Riding Every Day wrote:There's been a lot written about this, and a bloody sight more to come I suppose. Nothing good will come of it. I wonder what the most vocal anti-Armdstrong critics will do (if/when) the day after he's proven guilty of whatever charges might arise. Who will they turn on then?
Having said all that, I'm no big fan of Armstrong. I'm sure he'd be a fascinating individual to meet, but I'd rather meet Cadel or any one of the young Aussie blokes tearing it up these days. Australian cycling is in great shape at present. Who knows, maybe some of these young blokes started into riding due to the interest fuelled by the TdF record that Armstrong carved out?
We have a system whereby someone has been able to successfully pass over 500 test worldwide whilst being doped to the gills. Questions:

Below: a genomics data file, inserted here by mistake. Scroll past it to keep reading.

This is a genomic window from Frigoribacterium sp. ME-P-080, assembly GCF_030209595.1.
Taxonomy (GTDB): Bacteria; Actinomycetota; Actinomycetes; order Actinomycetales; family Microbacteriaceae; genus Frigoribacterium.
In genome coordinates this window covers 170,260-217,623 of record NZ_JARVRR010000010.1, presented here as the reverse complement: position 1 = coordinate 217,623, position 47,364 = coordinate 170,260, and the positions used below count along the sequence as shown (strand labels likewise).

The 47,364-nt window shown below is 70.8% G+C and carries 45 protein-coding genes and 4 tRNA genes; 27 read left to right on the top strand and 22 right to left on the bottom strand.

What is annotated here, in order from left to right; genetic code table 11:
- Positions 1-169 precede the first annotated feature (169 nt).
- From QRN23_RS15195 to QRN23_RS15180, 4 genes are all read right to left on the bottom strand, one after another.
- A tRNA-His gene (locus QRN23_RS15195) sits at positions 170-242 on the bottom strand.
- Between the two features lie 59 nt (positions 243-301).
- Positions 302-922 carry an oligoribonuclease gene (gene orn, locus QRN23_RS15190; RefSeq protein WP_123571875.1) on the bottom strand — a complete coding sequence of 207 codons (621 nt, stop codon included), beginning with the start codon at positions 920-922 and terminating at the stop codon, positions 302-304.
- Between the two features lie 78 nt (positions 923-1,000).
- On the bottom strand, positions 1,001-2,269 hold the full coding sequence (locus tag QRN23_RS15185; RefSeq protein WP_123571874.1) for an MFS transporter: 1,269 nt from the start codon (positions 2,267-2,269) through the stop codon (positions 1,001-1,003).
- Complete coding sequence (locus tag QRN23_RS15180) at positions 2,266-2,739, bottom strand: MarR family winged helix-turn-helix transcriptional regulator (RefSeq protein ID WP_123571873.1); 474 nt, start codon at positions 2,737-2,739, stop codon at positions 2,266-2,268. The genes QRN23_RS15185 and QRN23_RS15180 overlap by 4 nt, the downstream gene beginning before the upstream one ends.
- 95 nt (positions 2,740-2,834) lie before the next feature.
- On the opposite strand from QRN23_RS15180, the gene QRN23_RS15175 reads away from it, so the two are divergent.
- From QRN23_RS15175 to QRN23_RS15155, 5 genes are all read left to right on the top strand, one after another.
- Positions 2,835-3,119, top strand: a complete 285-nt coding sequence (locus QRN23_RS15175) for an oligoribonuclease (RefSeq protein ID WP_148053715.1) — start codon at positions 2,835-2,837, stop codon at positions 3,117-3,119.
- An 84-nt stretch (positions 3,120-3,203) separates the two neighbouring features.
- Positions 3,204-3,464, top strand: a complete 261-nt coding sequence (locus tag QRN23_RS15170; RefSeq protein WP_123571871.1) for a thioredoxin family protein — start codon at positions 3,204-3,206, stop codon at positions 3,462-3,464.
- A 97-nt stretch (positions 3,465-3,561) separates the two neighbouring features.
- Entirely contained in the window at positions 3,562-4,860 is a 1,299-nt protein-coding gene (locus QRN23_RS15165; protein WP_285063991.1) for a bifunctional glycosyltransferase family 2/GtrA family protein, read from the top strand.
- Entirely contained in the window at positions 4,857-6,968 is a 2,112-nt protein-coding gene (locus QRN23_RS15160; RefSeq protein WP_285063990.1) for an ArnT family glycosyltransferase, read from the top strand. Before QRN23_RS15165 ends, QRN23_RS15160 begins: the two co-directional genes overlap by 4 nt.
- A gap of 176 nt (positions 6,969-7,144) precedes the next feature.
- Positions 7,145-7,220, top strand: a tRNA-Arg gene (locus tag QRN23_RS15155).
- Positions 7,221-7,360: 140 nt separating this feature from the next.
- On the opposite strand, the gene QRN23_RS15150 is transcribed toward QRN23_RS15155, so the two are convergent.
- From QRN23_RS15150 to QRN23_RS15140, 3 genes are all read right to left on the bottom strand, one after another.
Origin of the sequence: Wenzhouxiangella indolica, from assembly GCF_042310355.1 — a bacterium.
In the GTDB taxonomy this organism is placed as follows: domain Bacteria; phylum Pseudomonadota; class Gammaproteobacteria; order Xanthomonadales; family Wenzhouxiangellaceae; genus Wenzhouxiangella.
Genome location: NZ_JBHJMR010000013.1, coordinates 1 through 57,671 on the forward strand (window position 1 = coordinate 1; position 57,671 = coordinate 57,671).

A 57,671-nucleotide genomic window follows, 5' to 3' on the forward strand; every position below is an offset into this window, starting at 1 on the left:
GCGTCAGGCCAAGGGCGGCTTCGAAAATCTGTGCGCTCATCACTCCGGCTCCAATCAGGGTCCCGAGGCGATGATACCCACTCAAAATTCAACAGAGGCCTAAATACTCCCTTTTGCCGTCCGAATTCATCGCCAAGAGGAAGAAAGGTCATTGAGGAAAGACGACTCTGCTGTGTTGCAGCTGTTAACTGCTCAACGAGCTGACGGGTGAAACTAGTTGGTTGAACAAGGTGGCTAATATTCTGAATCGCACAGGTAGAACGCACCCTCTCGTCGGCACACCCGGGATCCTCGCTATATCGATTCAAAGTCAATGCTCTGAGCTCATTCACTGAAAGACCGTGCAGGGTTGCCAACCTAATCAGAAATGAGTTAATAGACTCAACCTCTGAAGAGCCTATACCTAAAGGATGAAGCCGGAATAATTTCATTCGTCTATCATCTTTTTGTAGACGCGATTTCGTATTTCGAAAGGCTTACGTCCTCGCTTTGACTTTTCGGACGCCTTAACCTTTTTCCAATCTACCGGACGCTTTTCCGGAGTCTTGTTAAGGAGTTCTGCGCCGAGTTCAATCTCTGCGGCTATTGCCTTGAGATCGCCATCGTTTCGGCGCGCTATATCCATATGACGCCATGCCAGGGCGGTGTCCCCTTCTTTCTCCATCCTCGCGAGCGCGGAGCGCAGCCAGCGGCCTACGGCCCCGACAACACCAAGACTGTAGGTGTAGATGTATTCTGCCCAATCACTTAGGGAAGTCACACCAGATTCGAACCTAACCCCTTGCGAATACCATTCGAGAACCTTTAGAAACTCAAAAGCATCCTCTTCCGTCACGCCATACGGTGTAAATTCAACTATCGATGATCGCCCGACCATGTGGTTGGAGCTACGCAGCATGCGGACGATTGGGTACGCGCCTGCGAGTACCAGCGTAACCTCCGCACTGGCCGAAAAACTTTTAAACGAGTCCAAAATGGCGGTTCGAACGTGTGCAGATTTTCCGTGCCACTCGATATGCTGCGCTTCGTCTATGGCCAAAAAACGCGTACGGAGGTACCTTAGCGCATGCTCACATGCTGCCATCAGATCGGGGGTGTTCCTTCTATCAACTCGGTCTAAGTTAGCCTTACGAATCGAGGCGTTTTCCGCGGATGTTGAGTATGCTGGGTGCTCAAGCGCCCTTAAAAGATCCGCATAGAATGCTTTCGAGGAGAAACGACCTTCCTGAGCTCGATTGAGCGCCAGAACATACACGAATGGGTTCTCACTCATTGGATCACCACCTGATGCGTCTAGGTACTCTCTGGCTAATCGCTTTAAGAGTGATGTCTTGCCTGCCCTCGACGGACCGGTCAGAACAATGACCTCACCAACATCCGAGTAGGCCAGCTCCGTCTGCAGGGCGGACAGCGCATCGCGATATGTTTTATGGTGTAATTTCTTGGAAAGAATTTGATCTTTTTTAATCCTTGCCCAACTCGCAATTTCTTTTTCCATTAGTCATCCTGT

1) How is this possible?
-Are the test useless
-Do the riders have undetectable drugs, if so, who from
-Do they have masking agents, if so, who from
-Are they being tipped off to drugs tests?
-Can a rider 'buy off' a positive test?
-Is management forcing them to dope?
2) How can someone give a big cash donation to the UCI and not
3) What about the incentive structure at play?
-Test positive and stay quiet, do your two years and you are welcome back with open arms, able to earn money and pay your bills again, possibly return as a directeur to earn your crust,or,
-Come clean about how you dope and who helped you and you are shunned for having broken the omerta. Game over.
Easy choice really.
4) How will we ever get anyway in fighting doping unless we understand what facilitates it rather than blaming individual riders? Sadly for all the good things that Lance stands for (of which there are many), he and his cohort need to be exposed if we are to get anywhere
For the young riders who where encouraged into the sport by said texan rider (of which I was one) I believe most would find it preferable to never have been inspired by him if the corruption in cycling for which he is the poster boy for continues unabated.